- YIELD: an inverted white triangle with a red border. This sign means that you have to give other cars the right of way. This sign is creatively interpreted by Italians, be very careful.
- PARKING AREA: Parking areas are indicated by a blue square with a white P in the middle. They sometimes come with specific restrictions:
The crossed hammers mean that the restrictions apply only during the workweek (Monday-Friday). If you see a Christian cross, that means that the restrictions apply only to public holidays or Sundays. You may also find the inscription “1 ora” means that you can park for just one hour . The inscription “Disco Orario” means that when you park, you need to have a card called “Disco Orario” placed in your front window with the dial turned to the hour you parked your car. You can buy them at any Bar or Tabacchi for 1-2 euros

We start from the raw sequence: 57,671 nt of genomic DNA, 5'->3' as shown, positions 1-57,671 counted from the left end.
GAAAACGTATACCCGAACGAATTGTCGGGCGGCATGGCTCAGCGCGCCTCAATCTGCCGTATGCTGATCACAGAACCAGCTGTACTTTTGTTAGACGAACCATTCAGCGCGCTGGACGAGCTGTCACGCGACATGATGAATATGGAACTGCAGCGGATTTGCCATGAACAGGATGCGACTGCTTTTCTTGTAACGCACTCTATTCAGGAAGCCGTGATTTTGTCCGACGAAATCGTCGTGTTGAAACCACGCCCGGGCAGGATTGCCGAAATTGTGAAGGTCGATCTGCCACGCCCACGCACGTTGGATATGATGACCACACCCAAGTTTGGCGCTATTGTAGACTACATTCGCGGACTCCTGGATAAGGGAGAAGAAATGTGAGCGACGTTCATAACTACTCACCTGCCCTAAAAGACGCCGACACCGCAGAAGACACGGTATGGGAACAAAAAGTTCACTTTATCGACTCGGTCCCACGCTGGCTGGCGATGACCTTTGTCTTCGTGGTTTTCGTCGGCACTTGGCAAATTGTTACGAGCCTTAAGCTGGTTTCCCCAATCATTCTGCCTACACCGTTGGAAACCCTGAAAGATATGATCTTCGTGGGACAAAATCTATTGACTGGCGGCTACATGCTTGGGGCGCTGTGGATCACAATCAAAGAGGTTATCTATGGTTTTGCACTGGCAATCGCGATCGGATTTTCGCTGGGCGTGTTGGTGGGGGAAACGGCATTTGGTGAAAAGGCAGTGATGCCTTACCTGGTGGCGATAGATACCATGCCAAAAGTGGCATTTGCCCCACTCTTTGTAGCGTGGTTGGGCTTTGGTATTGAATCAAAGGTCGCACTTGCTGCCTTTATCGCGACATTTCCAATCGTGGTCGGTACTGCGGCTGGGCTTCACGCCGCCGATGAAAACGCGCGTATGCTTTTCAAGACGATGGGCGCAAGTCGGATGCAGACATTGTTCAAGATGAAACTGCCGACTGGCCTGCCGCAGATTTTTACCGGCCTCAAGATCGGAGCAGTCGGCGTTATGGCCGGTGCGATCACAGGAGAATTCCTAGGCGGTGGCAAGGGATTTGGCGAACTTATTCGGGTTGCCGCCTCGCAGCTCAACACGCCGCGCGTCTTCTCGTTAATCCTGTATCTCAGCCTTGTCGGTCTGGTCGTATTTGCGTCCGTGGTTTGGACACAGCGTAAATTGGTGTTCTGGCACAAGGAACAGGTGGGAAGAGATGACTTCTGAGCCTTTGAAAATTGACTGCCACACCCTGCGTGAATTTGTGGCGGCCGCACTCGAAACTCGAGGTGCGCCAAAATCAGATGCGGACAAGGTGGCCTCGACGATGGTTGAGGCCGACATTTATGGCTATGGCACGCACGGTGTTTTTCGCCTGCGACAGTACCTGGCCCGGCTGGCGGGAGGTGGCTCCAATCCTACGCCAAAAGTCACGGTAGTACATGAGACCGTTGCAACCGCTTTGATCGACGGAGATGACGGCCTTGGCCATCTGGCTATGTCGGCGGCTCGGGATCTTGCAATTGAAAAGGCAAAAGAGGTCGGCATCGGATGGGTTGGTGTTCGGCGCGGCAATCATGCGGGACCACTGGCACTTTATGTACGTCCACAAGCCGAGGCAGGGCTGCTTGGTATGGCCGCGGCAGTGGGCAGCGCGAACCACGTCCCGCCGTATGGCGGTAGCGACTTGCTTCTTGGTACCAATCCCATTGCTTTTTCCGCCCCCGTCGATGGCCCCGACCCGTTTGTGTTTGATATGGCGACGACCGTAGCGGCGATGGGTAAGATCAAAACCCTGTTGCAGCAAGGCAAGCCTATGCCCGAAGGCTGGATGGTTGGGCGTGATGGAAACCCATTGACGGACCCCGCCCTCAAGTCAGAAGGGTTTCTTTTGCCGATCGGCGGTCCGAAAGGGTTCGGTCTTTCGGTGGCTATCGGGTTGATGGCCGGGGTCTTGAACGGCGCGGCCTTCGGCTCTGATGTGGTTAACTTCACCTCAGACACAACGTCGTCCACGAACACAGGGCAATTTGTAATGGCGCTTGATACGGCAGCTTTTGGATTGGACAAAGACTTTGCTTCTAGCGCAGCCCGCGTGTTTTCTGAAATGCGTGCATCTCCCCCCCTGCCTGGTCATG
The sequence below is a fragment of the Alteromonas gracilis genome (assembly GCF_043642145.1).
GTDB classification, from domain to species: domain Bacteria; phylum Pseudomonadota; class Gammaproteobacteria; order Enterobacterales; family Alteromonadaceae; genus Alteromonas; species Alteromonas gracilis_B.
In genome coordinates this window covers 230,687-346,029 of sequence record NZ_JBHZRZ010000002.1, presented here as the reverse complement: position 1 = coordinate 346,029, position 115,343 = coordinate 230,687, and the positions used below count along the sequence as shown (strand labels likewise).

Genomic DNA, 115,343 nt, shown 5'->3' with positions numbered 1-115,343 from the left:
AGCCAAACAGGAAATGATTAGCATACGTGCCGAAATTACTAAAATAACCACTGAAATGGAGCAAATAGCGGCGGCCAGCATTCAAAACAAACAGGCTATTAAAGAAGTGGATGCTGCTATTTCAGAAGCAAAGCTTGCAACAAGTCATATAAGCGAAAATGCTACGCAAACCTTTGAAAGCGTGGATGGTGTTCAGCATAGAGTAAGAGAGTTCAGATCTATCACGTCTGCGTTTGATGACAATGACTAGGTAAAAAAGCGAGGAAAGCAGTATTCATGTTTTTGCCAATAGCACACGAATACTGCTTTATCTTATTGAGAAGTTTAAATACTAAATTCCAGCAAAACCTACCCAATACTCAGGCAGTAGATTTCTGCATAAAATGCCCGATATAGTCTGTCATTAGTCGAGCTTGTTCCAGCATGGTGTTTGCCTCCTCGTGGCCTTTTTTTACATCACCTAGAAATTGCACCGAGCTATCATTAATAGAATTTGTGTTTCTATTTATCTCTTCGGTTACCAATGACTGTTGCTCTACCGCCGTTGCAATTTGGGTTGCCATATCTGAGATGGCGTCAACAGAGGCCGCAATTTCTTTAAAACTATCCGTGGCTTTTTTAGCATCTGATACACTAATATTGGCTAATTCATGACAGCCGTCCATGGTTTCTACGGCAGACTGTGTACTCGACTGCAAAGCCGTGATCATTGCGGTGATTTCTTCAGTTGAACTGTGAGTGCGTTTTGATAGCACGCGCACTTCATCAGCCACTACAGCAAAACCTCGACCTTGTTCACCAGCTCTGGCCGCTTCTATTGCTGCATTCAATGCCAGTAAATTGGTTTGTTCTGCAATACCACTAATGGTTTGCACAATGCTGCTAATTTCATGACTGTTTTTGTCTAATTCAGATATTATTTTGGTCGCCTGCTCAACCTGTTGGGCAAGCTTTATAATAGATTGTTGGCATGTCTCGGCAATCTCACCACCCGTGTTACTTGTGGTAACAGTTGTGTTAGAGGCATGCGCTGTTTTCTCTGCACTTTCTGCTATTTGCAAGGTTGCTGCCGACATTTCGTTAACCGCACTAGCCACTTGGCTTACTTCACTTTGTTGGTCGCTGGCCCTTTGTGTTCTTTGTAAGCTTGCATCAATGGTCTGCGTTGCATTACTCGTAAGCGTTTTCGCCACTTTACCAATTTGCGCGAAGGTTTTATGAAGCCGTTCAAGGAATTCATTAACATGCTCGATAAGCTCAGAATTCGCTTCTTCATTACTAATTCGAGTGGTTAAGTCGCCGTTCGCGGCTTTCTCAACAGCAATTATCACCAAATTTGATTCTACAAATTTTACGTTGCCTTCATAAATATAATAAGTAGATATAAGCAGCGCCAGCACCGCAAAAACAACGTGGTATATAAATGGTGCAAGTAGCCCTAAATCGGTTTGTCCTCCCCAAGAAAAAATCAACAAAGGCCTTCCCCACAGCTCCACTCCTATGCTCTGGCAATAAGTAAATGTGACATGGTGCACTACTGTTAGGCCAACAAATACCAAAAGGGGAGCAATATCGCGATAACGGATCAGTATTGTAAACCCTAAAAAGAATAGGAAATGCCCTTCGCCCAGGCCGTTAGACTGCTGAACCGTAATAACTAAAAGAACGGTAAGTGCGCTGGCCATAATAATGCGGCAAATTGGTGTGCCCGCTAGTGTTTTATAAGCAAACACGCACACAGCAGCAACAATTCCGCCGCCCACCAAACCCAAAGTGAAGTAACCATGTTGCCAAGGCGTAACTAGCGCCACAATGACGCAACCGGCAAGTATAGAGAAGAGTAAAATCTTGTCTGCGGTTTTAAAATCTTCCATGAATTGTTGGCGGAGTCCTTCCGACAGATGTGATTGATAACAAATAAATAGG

- CITY CENTER: a white circular sign with black concentric circles inside it.
- DEAD END: a blue square with a shape inside that looks like a “T”. This indicates a no through road.
- MINIMUM SPEED LIMIT SIGN/END OF MINIMUM SPEED: A blue circle with a white border and the limit in white. When you enter this zone your speed must not go below the number indicated in the circle. If it has a black slash through the middle it indicates the end of that minimum speed limit.
- ROUNDABOUT: a blue circle with three white arrows forming a circle.
- WILD ANIMALS/CATTLE: a white triangle featuring a deer or a cow with a red border. This means that you may find animals on the road.